Fire danger will only get worse
– Katie Zerr, Molly McRoberts –
Area fire departments have been busy this past week as grassfires have blackened thousands of acres in all parts of the region.
Mobridge Fire Chief Brad Milliken said with no rain in the forecast, the continuation of warmer than normal temperatures and the inevitable killing frost on the horizon, conditions would not improve. The latest U.S. Drought Monitor map shows 96 percent of South Dakota is in some form of drought, up more than 4 percent over the week. Nearly 88 percent of North Dakota is in drought, up about 7 percent.
Conditions continue to worsen in South Dakota, where about 45 percent of the state is in extreme drought and another 5 percent is in exceptional drought.
This week the Mobridge firefighters helped with fires West River, near Wakpala and McLaughlin and were on stand-by as other area departments battled a large blaze near the Walworth and Potter County border on Wednesday.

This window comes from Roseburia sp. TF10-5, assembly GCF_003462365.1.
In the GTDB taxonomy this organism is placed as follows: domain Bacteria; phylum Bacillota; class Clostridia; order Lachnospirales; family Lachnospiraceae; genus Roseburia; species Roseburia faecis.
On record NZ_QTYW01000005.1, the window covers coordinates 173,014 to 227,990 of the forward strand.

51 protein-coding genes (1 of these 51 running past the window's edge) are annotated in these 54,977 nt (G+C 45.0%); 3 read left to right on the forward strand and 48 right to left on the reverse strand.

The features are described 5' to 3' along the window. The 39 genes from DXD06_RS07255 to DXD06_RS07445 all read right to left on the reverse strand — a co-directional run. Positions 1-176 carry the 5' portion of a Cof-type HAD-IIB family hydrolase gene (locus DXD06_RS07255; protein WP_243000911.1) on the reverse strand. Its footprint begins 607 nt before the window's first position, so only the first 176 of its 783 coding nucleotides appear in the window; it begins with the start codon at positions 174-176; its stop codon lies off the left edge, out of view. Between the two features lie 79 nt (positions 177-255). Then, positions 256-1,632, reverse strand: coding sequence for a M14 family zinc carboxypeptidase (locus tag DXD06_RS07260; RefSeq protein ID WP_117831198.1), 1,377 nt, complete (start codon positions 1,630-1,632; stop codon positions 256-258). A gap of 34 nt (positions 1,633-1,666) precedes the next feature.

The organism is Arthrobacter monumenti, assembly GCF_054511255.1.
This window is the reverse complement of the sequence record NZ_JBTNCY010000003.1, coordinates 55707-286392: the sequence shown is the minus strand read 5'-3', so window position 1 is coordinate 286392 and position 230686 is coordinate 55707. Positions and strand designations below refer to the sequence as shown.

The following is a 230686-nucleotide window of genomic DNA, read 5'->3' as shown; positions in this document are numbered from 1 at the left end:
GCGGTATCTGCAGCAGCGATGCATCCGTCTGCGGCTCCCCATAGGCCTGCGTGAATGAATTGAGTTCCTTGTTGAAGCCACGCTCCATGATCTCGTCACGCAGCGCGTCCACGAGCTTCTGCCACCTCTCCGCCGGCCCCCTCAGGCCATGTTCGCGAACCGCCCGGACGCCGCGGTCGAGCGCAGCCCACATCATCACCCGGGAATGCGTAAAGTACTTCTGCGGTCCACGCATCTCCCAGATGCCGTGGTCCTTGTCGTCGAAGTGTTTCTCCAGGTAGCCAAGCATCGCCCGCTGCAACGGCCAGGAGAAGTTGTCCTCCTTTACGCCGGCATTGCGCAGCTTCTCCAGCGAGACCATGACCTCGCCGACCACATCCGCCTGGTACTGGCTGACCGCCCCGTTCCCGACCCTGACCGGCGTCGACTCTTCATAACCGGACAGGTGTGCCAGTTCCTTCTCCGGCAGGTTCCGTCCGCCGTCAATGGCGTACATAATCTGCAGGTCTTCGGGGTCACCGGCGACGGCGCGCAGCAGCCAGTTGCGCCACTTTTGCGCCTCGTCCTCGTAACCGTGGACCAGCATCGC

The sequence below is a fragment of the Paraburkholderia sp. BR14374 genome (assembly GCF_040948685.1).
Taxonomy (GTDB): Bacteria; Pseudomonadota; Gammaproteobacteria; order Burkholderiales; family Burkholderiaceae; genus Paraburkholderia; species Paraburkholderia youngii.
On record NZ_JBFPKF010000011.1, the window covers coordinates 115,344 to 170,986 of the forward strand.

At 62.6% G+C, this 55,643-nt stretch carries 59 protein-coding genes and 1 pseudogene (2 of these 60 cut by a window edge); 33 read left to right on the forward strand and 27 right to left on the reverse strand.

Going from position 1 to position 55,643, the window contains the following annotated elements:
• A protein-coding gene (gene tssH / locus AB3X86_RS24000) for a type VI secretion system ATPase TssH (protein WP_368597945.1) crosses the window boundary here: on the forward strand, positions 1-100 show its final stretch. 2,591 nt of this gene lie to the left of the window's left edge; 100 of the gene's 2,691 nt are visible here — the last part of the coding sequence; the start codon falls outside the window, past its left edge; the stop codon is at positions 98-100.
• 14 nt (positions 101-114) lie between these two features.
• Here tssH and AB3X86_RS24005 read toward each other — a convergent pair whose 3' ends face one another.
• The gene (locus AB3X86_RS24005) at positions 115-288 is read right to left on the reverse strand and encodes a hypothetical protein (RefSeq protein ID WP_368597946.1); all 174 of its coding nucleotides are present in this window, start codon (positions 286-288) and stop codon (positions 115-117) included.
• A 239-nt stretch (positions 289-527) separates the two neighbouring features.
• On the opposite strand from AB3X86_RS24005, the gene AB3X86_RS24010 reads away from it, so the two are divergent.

There have also been fires near Pollock, across the North Dakota border.
Milliken said the fires West River scorched more than 2,300 acres near McLaughlin and a small area of grassland near Wakpala.
Continued dry conditions combined with high wind gusts took area firefighters to a prairie fire on the Walworth/Potter county line last week.
The fire, pushed by winds that were gusting to 40 mph burned nearly 500 acres near the junction of South Dakota Highways 20 and 83. The fire was reported around noon on Wednesday, Sept. 19, and burned mostly pastureland in Walworth County before it jumped Highway 20 and moved into Potter County where it was contained.
According to a report from the Walworth County Sheriff’s Office, the fire was started in a ditch around 18 miles northwest of Hoven, and was believed to be caused by a spark from the drive shaft of a truck that broke down. However, that is still under investigation.
The air tanker based in Mobridge assisted as fire departments from Gettysburg, Hoven, Tolstoy, Lebanon, Akaska, Selby, and Lowry battled the fire from the ground. Area farmers brought water to the scene and cut fire lines through fields to stop it from spreading.
There were no reported injuries or structures damaged, and firefighters stayed on the scene for several hours.